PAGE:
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2024 European elections

It’ll be all ‘right’ on the night?

Date published
5 Jun 2024
Michael Browne Chief Investment Officer
  • The polls for the European Parliamentary elections are showing a distinctive shift to the right of the political spectrum.
  • The increased right-wing presence could increase division in parliament and hamper the ability of the European Commission to implement policy.
    Political instability can generate risk aversion and volatility in the markets.
  • The focus post-election is likely to be on investment in the technology sector to increase competitiveness, energy security and defence spending. The latter two are in response to geopolitical threats.

The 2024 European Parliament Elections

On 6-9th June, the citizens of the European Union (EU) go to the polls to elect the 705 members of the European Parliament (EP). Current polls show that the centre right European People Party (EPP), will maintain their position as the biggest voting bloc, alongside the Progressive Alliance of Socialists and Democrats (S&D), on the centre-left.

The European parliamentary groups are not campaigning parties. Rather they consist of the underlying nation states political parties, who are unified by similar interests. For example, the EPP includes France’s The Republicans, Germany’s Christian Democrats/Christian Social Union and Italy’s Forza Italia.

In the S&D, major parties include the Spanish Socialist Workers Party, Germany’s Social Democratic Party and Italy’s Democratic Party. Whatever the outcome, fragmentation will be key in the parliamentary make up.

  • A swing to the right could lead to calls for greater domestic economic sovereignty. However, the Eurozone specifically has created strong interdependencies between member states.

A shift to the right – but external threats might provide unity

Same old, same old? Not quite. At the last election in 2019, the EU centrist parties were able to campaign on an ‘Anti-Trump’ and ‘Anti Brexit’ save the EU platform.

The political centre has been arguably overrepresented and we are seeing the steady rise of populist parties represented by the farright Identity and Democracy group (ID). This is coming at the expense of support for the Green and left-wing parties, shown both in the recent polling data and the Dutch election in November 2023. In the latter case, Geert Wilders’, right-wing Party for Freedom, became the largest party.

Does ID represent a united front beyond national sovereignty and a focus on restricting immigration? They will push against green issues but there is arguably no unified economic policy. Despite the loss of ground from the centre parties, with the threat from Russia, energy security needs to be addressed. Third place is up for grabs between ID, the centrist Renew and the right-wing European Conservative and Reformist party (ECR), they are all neck and neck in polls.

The ECR are more moderate than ID, they have a free trade, pro-business and ‘Atlanticist’ (pro-Nato) outlook. As experienced political operators they are likely to compromise with the centre. While hesitant on further integration, they are unified on opposition to Russia, supportive of the economic union and the need for the continent to remain competitive.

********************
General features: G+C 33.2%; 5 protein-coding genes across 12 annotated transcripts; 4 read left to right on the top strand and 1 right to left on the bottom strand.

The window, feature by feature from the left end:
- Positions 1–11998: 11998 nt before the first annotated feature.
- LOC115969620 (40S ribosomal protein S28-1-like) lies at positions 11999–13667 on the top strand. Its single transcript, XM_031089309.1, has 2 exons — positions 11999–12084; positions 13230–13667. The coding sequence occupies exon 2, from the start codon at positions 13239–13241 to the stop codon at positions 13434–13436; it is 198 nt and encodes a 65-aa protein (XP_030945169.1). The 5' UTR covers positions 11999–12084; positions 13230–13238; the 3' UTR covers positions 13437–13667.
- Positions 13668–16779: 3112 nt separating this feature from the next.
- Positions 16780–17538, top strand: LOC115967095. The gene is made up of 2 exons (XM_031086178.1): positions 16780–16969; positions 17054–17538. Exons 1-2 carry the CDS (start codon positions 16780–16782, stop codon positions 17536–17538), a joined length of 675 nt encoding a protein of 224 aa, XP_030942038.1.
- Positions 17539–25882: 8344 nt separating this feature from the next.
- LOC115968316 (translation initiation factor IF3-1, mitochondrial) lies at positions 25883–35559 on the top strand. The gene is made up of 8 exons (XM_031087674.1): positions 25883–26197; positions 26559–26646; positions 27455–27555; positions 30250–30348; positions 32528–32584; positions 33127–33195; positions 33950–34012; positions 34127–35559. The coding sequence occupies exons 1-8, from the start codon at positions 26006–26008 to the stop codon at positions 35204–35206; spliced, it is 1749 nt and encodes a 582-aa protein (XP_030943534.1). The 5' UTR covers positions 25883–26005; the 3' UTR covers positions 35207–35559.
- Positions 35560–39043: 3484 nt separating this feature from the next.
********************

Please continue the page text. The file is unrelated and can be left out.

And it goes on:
While green investment may face some headwinds, we would expect to see continued investment in digital innovation, energy infrastructure (both renewable and traditional) and potentially increased defence spending. The latter two in response to external threats and to boost the bloc's geopolitical clout.

China is both a major trading partner and economic competitor. Difference of opinions on the Ukraine war, human rights and market access have led to an unbalanced relationship, and the EU is seeking to derisk and diversify, reducing critical dependencies in its supply chains.

(Not) Dealing with crises

There is dissatisfaction amongst voters. Bar an almost 50/50 split on the handling of the Covid-19 crisis, a recent poll showed that most voters are unhappy with how the EU are handling the Ukraine crisis, climate change and immigration – on the last point only 17% of voters were favourable1.

A boost for the far-right? Perhaps not. The ECR the right-wing bloc has certainly adopted more stringent polices on immigration to avoid losing ground to the far right. However, voters do not consider migration to be the biggest challenge facing the EU2. The majority of voters in Greece, Hungary, Italy, Portugal, Romania, and Spain are either worried about emigration or both immigration and emigration equally.

So, what is concerning voters? It varies country to country but economic turmoil, climate change and the war in Ukraine are arguably more front of mind2.

The centre is the biggest voting bloc but the right have gained at the expense of the left
European Parliament voting intentions – May 2024

Source: Statista, Europe Elects and Politico as at 29 April 2024.

‘Populists’ could impact green investment and increase protectionism

The EU’s green policies, notably the Green Deal have proved divisive. The Green Deal seeks net zero for the continent by 2050, with economic growth decoupled from resource use. Given the choice between reduced energy bills or tackling climate change, more voters preferred the former. To illustrate this, Germany’s bill to introduce heat pumps and the associated cost to households, was highly criticised by the far-right AfD (Alternative for Germany) with the backlash directed at the Green party.

Higher representation for ID at the expense of the left and the Greens could deprioritise climate change initiatives, including the Green Deal, in turn impacting investment in renewable energy and green technologies. Instead, the focus may turn to traditional energy sources, again this could hold up work towards energy security. Equally they are not supportive of the EU’s opposition to Russia in the Ukraine war.